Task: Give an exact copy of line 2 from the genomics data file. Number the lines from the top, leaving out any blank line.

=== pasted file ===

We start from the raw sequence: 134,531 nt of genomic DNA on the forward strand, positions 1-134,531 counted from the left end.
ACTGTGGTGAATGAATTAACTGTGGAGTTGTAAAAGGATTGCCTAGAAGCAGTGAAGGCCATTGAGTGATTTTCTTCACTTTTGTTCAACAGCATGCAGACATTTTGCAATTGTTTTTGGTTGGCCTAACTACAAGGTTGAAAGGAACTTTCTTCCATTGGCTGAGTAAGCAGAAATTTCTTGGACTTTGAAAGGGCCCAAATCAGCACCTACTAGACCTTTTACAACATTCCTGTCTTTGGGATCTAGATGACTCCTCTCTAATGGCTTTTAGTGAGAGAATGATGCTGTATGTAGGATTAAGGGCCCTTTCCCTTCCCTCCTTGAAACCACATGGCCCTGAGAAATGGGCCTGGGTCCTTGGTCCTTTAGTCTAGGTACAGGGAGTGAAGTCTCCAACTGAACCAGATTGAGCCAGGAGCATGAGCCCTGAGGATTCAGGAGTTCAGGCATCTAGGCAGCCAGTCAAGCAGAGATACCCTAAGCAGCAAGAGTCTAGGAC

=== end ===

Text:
ACTGTGGTGAATGAATTAACTGTGGAGTTGTAAAAGGATTGCCTAGAAGCAGTGAAGGCCATTGAGTGATTTTCTTCACTTTTGTTCAACAGCATGCAGACATTTTGCAATTGTTTTTGGTTGGCCTAACTACAAGGTTGAAAGGAACTTTCTTCCATTGGCTGAGTAAGCAGAAATTTCTTGGACTTTGAAAGGGCCCAAATCAGCACCTACTAGACCTTTTACAACATTCCTGTCTTTGGGATCTAGATGACTCCTCTCTAATGGCTTTTAGTGAGAGAATGATGCTGTATGTAGGATTAAGGGCCCTTTCCCTTCCCTCCTTGAAACCACATGGCCCTGAGAAATGGGCCTGGGTCCTTGGTCCTTTAGTCTAGGTACAGGGAGTGAAGTCTCCAACTGAACCAGATTGAGCCAGGAGCATGAGCCCTGAGGATTCAGGAGTTCAGGCATCTAGGCAGCCAGTCAAGCAGAGATACCCTAAGCAGCAAGAGTCTAGGAC